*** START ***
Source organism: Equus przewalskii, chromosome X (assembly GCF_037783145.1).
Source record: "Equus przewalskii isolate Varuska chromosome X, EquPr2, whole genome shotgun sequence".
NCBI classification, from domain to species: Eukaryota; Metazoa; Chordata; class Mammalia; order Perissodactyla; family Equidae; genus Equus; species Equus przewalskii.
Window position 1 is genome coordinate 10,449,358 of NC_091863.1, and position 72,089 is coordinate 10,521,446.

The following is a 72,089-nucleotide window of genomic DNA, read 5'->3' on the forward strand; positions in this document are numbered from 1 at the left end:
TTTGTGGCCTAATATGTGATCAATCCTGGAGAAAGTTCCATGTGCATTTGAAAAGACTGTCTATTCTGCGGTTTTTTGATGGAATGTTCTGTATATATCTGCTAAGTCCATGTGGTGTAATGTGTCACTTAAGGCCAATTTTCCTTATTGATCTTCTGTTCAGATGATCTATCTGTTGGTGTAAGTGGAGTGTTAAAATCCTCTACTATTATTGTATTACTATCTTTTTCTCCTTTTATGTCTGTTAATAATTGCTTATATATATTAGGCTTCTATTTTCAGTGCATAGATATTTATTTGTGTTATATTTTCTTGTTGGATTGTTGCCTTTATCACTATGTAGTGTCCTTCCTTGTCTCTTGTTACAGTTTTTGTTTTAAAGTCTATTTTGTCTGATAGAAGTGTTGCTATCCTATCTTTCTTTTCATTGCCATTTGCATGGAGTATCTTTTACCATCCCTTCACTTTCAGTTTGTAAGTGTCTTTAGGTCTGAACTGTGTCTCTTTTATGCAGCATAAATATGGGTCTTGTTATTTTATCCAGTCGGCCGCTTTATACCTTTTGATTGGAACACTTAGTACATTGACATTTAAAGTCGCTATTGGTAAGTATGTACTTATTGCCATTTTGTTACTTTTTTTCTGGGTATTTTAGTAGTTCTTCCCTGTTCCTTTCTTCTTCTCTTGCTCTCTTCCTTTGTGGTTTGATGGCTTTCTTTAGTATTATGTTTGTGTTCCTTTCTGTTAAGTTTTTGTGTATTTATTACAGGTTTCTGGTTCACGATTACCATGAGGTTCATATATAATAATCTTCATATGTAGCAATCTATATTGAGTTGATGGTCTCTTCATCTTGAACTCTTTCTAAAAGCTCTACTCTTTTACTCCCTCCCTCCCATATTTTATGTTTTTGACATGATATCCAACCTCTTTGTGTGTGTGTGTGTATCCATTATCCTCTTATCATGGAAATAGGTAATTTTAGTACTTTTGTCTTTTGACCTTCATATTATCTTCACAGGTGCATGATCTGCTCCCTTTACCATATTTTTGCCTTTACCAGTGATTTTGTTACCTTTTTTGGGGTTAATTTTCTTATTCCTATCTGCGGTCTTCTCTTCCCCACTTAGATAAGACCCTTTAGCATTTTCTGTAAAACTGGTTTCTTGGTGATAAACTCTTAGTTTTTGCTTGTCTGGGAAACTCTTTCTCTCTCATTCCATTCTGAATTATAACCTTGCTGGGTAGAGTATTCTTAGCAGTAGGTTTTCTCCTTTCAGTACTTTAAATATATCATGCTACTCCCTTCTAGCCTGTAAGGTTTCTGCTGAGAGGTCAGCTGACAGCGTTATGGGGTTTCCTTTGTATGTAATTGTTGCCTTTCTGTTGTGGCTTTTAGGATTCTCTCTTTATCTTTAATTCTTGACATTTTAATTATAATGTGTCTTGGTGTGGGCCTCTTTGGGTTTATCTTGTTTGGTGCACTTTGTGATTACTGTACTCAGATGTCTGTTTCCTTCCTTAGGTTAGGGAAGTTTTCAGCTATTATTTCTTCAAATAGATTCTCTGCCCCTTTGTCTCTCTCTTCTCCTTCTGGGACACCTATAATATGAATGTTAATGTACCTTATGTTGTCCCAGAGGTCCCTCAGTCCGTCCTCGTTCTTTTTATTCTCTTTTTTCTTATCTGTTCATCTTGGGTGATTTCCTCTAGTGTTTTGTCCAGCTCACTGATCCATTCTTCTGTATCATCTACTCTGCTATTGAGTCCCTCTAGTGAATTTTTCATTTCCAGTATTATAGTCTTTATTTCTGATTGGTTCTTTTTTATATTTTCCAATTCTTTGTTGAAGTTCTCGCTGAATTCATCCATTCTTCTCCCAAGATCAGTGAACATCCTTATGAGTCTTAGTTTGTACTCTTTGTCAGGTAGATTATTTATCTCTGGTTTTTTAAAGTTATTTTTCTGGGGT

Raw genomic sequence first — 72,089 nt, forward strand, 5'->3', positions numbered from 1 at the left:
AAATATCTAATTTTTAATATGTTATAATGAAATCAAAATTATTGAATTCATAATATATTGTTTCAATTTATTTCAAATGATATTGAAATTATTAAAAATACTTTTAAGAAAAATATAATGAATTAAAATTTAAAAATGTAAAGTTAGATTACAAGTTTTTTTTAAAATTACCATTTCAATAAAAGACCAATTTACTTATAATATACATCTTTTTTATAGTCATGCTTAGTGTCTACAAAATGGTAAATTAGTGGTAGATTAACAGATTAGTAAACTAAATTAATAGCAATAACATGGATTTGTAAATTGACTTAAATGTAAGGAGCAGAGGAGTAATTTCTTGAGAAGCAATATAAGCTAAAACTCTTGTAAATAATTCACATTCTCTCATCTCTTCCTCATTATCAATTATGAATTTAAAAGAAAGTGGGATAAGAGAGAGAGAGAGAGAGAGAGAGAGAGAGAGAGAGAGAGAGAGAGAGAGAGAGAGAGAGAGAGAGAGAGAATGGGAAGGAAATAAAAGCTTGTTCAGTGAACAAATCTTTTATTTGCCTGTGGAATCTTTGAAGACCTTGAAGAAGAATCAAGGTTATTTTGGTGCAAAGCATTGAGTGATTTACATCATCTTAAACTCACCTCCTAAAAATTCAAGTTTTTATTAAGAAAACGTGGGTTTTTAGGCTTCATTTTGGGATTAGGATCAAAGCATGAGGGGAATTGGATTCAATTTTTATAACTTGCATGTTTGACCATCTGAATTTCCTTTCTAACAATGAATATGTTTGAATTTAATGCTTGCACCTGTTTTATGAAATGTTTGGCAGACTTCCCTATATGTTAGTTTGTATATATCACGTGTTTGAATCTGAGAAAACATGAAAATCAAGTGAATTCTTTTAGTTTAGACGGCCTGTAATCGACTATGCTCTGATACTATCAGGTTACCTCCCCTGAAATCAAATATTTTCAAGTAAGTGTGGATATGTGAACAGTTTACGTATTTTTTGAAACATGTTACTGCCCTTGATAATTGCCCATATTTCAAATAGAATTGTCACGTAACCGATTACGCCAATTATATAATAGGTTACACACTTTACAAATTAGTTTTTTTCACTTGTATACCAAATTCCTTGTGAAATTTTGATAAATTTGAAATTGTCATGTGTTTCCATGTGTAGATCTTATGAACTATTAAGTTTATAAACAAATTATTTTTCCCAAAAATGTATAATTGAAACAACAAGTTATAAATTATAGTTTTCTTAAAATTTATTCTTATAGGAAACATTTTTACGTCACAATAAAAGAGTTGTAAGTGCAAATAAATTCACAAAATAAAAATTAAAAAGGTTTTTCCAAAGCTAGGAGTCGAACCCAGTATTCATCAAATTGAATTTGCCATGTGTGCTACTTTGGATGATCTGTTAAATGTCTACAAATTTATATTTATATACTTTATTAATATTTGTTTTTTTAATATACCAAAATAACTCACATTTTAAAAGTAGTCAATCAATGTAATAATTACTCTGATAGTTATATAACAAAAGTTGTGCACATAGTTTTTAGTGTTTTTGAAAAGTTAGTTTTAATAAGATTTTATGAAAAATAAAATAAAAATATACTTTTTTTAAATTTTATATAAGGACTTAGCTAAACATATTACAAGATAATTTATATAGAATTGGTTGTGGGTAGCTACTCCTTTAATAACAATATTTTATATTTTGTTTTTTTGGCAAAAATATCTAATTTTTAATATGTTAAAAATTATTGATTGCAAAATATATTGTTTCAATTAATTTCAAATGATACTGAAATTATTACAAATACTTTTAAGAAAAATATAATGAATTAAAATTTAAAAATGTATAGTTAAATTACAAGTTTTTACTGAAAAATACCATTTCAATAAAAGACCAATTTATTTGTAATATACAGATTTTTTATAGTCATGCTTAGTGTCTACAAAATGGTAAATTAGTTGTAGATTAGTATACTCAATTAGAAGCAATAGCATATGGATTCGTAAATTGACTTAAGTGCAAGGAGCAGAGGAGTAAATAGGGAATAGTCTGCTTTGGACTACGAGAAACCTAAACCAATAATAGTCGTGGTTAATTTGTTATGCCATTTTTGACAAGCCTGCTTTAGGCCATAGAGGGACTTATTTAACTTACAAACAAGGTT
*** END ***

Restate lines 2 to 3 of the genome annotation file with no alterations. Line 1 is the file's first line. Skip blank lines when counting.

Source record: "Equus przewalskii isolate Varuska chromosome X, EquPr2, whole genome shotgun sequence".
NCBI classification, from domain to species: Eukaryota; Metazoa; Chordata; class Mammalia; order Perissodactyla; family Equidae; genus Equus; species Equus przewalskii.